Re: Is CArray best for this...

"David Ching" <>
Sat, 19 Jan 2008 12:35:19 -0800
"David Wilkinson" <> wrote in message

I thought we were comparing the STL with the MFC collection classes. I
don't think CMap is any simpler here, and the concepts you list above are
either standard C++ or common to the entire STL.

We were, until I was challenged about what was wrong with STL and I thought
the best way to show that was to show what I thought was an ideal
alternative, which is the .NET collection classes.

Here is the code for MFC:

  CMapStringToString map;
  POSITION pos =map.GetStartPosition();
   CString strName;
   CString strValue;
  while( pos != NULL )
   map.GetNextAssoc( pos, strName, strValue );

This is verbose, but more readable than the STL equivalent to the lack of
C++-isms. You are right that all those things I listed that are too
computer-scientish are standard C++, but that doesn't mean you need to
design a library that goes overboard trying to use as many of them as
possible, when all it does is reduce readability.

In your last paragraph, std::vector does not have this "behind your back"

Rather, I think you are talking about std::map::operator[](), but what you
say is not true. If you use this operator in your code, the VALUE class
must have a default constructor, or the code will not compile, so no
exception can be thrown if you try to access a non-existent element. If
you do not use this operator you do not need a default constructor.

For some reason, you cannot compile a CMap at all if the value type does
not have a default constructor. But if you do have such a constructor then
the (VC9) documentation for CMap is very confusing:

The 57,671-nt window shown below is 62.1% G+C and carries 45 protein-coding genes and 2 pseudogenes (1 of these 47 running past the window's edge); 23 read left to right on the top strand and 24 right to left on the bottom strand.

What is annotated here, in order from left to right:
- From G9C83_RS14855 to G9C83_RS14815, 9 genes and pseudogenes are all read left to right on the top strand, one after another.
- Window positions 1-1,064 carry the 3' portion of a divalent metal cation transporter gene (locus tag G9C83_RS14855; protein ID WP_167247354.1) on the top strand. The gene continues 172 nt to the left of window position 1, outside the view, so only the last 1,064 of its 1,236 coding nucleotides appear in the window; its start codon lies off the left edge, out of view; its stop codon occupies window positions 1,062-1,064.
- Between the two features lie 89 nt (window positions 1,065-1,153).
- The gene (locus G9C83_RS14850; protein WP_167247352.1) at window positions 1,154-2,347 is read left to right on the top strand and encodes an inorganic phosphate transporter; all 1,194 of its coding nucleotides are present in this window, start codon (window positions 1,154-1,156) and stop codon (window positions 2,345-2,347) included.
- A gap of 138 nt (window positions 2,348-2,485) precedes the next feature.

VALUE& operator[](
      ARG_KEY key


Thus (sic) it can be used only on the left side of an assignment statement
(an l-value). If there is no map element with the specified key, then a
new element is created.

There is no "right side" (r-value) equivalent to this operator because
there is a possibility that a key may not be found in the map. Use the
Lookup member function for element retrieval.

This is nonsense. There is nothing in the C++ language to prevent the
above operator from being used as a r-value. Indeed the following code
runs cleanly:

typedef CMap<int, const int&, int, const int&> IntMap;

IntMap intMap
int n = intMap[0]; // doesn't exist
ASSERT (n == 0);
ASSERT (intMap.GetSize() == 1);

as does the analogous code for std::map.

You may not like this back-door insertion of elements into the map, but
there is really no difference between CMap and std::map in this regard.

This CMap behavior is confusing, I agree. But the doc plainly says that,
like it or not, CMap::operator[] is a substitute for CMap::SetAt() which
plainly operates on an l-value. It's a pain to have to use CMap::Lookup()
for the r-value, but there it is. However, this avoids the behavior I
dislike about having the element inserted just because I referenced it as an
r-value (the only way to reference an r-value is to use Lookup(), and that
does NOT create an element behind your back).

Using CMap::operator[] for an r-value as you did may be legal, but surely
can't be advantageous in real life. Who would want an int of 0 (and why 0
and not some other value) to be inserted into the map when you could be
querying whether it was there? Since CMap::Lookup() returns a bool, it
clearly works the way I want.

-- David

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